COVID-19 has been truly awful, impacting all our lives and putting the health and care system under immense strain. Which is why is it even more incredible to have seen the phenomenal work and innovative approaches being adopted and delivering really positive changes that we want to keep as NHS services and research start to recover.
I’m particularly proud of how the Accelerated Access Collaborative partners and our ways of working have supported the response to the pandemic. For example, by taking a multi-agency approach and using the existing AAC horizon scanning infrastructure we have enabled safe and timely patient access to therapeutics showing evidence of benefit in treating symptomatic COVID-19 patients. As a result, three medicines into the COVID-19 treatment pathway were available to NHS patients within hours of the study read outs and further therapies are under consideration. Also on the adoption of innovation we’ve seen really good examples on the remote consultation software for primary care that’s been rolled out with NHSX and NHS Digital, working with ourselves and the AHSN Network. This helped to achieve 99% uptake of video and online consultation in GP surgeries technologies in only two months.
Nationally, the AHSN Network have been outstanding and were rapidly commissioned to support the COVID-19 response to deliver through their model of operating as a locally connected, coordinated national network. Over 150 AHSN staff were deployed to support areas including front line clinical care and the DHSC-led Medicines and Testing Supply programmes such as through diagnostic validation as well as the support to NHSX and NHS Digital on remote consultations.
It has also been great to see the fruition of some our work which was paused during our team supporting the response to COVID-19, including the NHS commitment to becoming a world leader in the use of AI and machine learning, aiming to reap the benefits that range from faster and more personalised diagnosis to greater efficiency in screening services. We recently announced the winners of the first call for the AI Health and Care Award run by the AAC in partnership with NHSX and the National Institute for Health Research (NIHR). The award ran from 28 January to 4 March 2020 with the winners announced by the Secretary of State on 9 September 2020. It received more than 500 applications from AI developers in the UK and internationally, and a total of 42 awards were made across the four phases with £50m awarded. I’m particularly keen to see the progress with products selected for phase 4 which have been operationally tested in clinical settings, and the award allows for robust evaluation across multiple sites to help build the evidence for national roll-out, including supporting the development of relevant National Institute of Health and Care (NICE) guidance.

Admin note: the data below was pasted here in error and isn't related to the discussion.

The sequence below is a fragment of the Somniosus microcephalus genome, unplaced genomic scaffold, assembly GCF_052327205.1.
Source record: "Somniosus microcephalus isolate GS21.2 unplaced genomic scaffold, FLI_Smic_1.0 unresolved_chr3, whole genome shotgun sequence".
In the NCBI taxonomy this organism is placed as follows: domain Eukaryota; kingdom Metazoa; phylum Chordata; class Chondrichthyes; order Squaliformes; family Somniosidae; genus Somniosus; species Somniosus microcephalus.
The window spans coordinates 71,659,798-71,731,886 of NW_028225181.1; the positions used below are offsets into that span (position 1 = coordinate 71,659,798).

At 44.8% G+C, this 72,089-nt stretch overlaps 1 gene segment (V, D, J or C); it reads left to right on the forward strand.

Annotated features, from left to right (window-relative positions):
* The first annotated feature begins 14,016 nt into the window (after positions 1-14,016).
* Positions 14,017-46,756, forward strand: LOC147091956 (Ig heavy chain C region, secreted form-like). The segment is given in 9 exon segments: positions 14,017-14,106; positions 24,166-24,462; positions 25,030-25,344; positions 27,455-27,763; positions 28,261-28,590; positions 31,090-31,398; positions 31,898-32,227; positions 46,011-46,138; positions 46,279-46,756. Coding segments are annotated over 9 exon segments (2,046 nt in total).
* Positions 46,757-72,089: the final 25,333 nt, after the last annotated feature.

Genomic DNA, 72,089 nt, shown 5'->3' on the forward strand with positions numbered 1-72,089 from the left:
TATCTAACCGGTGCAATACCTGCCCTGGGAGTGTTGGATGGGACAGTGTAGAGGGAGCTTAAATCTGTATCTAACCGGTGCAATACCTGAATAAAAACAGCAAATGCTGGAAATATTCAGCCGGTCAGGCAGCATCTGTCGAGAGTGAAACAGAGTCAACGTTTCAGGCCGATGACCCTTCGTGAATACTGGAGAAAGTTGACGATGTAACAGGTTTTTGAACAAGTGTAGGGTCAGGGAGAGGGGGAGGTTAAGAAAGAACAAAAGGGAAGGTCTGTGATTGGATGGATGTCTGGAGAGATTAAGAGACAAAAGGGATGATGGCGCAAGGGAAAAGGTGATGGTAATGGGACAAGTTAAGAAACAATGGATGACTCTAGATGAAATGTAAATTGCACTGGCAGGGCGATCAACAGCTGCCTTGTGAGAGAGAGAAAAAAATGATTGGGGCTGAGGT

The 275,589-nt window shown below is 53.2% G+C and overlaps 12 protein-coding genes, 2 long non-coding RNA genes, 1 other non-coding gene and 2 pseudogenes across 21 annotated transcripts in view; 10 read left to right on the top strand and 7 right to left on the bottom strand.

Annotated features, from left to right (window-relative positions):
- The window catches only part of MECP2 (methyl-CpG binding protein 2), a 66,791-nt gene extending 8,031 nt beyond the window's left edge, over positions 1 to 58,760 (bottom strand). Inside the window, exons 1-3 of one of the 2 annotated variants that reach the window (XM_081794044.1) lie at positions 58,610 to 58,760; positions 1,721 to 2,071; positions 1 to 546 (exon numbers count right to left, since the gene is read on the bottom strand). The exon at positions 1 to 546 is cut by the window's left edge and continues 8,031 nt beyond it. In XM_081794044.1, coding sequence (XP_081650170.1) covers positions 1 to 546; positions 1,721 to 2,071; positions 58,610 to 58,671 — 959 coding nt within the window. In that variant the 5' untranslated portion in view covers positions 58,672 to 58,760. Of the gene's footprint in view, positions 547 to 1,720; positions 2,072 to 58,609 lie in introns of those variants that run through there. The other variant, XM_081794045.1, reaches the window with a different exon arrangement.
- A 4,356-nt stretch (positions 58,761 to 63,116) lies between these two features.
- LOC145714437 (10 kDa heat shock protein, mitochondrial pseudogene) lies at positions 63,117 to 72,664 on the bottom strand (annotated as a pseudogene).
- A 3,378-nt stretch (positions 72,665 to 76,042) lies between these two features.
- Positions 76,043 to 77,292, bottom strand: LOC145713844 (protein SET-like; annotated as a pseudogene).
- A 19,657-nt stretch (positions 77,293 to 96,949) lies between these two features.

As we prepare for winter and living with the virus, we now can’t lose the opportunity to embed the positive changes and partnership working we have seen. We know and have experienced across our work the tireless efforts of NHS staff who undeniably have been stretched and been through so many challenges. We’ve also seen really good collaboration between different parts of the system across national teams, regional teams and local NHS organisations. As well as between NHS and industry. In particular, with some of the support industry has given around diagnostics for COVID-19 by providing their expertise and their people.
The AAC will work to evaluate the lessons from COVID-19 and look at which elements have worked best and we can keep – such as how we can do research more efficiently, and how we can adopt innovation quickly and sustainably.
Our health innovation partners, such as the AHSNs and NIHR, will play an important part in this evaluation to help inform the AAC priorities in supporting the NHS becoming one of the most pro-innovation health systems in the world to ensure we deliver better outcomes for patients.